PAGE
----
Toronto Alice has become a very popular girl, indeed. She’s received some love from the Toronto Film Scene blog, from the Canadian Animation Resources blog, and from the fun-loving culture-geeks at Boing Boing!
Many, many heartfelt thanks to everyone who contributed to my Toronto Alice campaign! In just twelve days, we’ve not only met my goal of $3,000, but surpassed it! If you’d like to get in on the “perks”, there’s still time to do so. You can get a private Vimeo link or Blu-Ray DVD of the completed film, Toronto Alice paper dolls and/or original artwork. This film won’t be released to the general public until after its run in the festival circuit, so this will be your only opportunity to see it till then.
- Are you a fan of the funny — and slightly creepy — animations of Terry Gilliam? Or perhaps you’re more of a devotee of Surrealist animation from Poland? Or maybe you just enjoy weird, off-the-beaten-path stuff? If you answered “yes” to any of these (or, like me, to all three), then you’ll probably enjoy the unique style of cutout animation I create at Papercut Pictures.
- My name is Jennifer Linton, and Papercut Pictures is my production company. I’m an interdisciplinary visual artist working with animation, installation, drawing and printmaking. I have exhibited my art for the past 20 years in galleries across Canada, and internationally with exhibitions in the U.S. and Italy. My animated films have screened at festivals such as Animaldiçoados Film Festival 2012 in Rio de Janeiro, Brazil, the Toronto Animated Image Society (TAIS) Showcase 2013, and the Boston Underground Film Festival 2014. I’ve received numerous awards and grants from the Canada Council for the Arts, the Ontario Arts Council, and the Toronto Arts Council.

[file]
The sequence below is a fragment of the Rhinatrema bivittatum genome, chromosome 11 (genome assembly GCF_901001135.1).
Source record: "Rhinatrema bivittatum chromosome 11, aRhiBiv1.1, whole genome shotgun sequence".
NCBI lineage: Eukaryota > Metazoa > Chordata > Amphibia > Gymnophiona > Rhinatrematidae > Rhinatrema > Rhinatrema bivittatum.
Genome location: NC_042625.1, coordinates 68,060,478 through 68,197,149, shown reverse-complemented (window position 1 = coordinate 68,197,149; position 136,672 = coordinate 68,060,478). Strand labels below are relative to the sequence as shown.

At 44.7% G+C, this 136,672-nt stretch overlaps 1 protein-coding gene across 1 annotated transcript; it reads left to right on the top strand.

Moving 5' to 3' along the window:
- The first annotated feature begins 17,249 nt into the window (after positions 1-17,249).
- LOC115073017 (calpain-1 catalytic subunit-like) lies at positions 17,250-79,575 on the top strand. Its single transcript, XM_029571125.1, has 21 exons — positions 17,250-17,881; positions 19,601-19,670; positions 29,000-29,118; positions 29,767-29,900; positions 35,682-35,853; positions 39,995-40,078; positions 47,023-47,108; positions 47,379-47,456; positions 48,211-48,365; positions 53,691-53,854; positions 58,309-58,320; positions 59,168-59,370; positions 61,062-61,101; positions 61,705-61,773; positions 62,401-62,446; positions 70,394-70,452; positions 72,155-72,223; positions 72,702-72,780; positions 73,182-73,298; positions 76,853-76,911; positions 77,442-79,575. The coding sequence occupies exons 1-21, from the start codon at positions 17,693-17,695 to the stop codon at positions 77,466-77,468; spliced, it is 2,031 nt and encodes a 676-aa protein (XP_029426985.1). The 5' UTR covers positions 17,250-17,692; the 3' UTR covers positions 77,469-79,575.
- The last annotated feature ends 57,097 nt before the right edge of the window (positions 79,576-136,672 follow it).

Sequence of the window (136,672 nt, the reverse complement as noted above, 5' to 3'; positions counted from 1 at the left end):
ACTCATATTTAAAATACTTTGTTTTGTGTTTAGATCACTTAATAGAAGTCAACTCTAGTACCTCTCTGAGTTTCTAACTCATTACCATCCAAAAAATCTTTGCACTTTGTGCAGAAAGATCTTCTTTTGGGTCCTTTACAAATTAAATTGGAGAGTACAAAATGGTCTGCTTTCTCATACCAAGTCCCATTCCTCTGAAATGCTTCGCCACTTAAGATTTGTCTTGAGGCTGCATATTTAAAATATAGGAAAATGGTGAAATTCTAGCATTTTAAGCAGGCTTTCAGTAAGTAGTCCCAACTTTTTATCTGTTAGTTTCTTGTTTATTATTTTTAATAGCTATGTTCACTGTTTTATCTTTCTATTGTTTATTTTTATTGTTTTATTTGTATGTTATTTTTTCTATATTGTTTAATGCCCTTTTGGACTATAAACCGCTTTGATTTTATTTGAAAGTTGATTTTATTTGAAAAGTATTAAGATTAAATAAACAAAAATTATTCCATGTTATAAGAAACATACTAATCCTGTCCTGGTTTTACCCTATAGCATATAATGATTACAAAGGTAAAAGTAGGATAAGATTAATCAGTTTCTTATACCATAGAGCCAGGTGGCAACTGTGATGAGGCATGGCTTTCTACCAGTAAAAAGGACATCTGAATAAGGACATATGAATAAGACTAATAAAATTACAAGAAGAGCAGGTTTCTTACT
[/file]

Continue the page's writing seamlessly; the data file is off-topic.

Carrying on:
- This campaign is to raise funds for my next animation project, entitled Toronto Alice. The character of Alice from Lewis Carroll’s famous children’s novels is transported to contemporary Toronto where, like many native Torontonians, she takes a ride on the streetcar. As with many trips on the public transit, she encounters a succession of strange characters who engage her in (equally strange) conversations. The dialogue is borrowed directly from Through the Looking-Glass, but given a fresh & funny new twist in this stop-motion animation.